FCC authorizes digital on AM

ka3jjz

Wiki Admin Emeritus
Joined
Jul 22, 2002
Messages
23,216
Location
Bowie, Md.

I would imagine HD Radio will be the format everyone eventually uses. DRM has zero chance as it doesn't have deep pockets whereas HDR does, even though DRM has advantages. There has been an ongoing (and rather technical) discussion on this very topic in the DRMNA reflector. Mike
 

gmclam

Member
Premium Subscriber
Joined
Sep 15, 2006
Messages
5,750
Location
Fair Oaks, CA
First we made those old analog TVs obsolete, but did provide a converter (at least from ATSC 1.0). FM broadcast at least has IBOC (In band on channel) hybrid digital which keeps the old FMs from becoming totally obsolete. This change to the AM broadcast band will not only make every AM radio ever made since the beginning obsolete, it will likely turn the signals people do receive now which are usable into something often marginable at best.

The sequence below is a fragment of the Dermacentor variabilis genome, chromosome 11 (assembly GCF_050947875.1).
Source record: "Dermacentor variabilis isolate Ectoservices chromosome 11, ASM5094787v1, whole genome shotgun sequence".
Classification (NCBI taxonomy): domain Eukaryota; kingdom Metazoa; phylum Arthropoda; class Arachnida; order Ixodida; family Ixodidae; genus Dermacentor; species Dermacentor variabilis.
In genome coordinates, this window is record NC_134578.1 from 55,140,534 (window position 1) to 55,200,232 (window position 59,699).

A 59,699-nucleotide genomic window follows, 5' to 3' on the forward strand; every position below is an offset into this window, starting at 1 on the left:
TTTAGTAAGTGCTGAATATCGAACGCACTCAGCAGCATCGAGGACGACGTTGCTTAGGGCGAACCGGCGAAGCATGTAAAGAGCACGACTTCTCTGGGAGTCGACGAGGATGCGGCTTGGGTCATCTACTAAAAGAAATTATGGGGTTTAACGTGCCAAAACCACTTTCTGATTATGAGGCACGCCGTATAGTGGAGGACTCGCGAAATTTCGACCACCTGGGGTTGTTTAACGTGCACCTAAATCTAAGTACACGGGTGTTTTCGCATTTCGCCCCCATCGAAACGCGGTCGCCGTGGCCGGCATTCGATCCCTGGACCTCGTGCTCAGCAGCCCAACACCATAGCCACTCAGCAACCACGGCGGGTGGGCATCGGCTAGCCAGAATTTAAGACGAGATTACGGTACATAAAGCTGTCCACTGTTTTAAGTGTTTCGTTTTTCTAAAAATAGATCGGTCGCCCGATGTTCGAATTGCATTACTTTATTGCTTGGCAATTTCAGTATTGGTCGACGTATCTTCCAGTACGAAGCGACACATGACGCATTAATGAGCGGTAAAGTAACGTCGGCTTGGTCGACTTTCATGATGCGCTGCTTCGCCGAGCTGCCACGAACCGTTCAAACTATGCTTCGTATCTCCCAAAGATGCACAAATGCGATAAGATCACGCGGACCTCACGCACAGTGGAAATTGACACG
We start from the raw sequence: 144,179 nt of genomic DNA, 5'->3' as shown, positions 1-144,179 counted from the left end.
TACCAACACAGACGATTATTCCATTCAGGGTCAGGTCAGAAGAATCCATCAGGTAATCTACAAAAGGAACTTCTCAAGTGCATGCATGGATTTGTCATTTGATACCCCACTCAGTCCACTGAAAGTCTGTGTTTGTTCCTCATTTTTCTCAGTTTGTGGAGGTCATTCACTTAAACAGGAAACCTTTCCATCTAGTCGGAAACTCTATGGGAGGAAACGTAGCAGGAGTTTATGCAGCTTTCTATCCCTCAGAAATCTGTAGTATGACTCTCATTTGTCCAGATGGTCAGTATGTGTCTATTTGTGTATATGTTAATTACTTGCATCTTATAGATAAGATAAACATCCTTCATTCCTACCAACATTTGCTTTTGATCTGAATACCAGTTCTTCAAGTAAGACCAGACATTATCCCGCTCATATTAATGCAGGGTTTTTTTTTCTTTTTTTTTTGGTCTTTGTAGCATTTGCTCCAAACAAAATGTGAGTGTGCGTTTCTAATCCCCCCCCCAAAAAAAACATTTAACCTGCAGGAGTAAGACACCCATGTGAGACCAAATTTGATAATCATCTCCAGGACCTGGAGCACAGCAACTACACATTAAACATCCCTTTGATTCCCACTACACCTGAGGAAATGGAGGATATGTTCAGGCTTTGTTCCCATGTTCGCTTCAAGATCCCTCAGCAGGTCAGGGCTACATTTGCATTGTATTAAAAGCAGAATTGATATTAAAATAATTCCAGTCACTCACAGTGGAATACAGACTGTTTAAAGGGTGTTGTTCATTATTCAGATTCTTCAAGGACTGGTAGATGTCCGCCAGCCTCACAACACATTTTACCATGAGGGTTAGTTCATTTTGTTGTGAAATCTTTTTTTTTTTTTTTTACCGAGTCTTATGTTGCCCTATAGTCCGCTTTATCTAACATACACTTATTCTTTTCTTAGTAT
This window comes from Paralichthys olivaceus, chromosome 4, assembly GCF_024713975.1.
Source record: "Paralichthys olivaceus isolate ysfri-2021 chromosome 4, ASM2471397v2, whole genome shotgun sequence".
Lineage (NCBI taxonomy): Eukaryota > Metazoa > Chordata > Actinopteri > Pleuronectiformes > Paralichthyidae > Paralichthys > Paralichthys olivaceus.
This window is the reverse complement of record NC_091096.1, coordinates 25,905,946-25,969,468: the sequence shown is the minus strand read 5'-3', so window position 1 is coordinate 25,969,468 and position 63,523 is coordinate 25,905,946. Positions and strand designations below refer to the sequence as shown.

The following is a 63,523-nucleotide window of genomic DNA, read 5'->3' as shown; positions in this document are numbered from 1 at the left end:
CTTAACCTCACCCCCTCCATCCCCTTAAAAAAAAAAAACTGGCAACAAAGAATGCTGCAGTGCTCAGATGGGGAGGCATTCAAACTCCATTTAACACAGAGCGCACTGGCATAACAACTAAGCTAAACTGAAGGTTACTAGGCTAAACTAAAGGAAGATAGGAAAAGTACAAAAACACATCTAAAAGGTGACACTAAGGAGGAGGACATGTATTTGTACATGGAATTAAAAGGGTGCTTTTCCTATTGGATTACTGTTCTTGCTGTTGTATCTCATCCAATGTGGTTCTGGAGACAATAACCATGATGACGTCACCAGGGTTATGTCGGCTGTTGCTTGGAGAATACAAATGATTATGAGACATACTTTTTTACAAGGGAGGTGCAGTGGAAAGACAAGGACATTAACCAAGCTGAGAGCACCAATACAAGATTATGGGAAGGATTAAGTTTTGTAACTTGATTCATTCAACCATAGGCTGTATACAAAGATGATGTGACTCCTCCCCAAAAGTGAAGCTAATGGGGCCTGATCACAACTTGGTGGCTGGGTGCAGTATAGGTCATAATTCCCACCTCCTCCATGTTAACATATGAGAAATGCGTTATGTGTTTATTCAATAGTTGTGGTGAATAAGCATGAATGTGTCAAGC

I wonder how many people realize that AM Stereo was authozing (and put into use) in the last century. The problem was that a single standard was not selected (unlike TV) which made the market murky. Manufacturers were able to come out with receivers that could handle a number of the different protocols, but not without issues.

I know the AM broadcast model has been suffering, but the underlying problems are not usually technical. There are places that depend on this seemingly outdate technology. You don't realize that you need it until it's too late (disaster strikes and the only means of getting information is that old AM radio in your auto or just lying around).
 

JerryX

Member
Joined
Nov 9, 2017
Messages
68
One of the primary uses for AM radio is during driving. How many existing cars have HDR-capable AM radios? I'll wager the answer is very very few, if any. Until that changes, HDR on the AM band will go nowhere.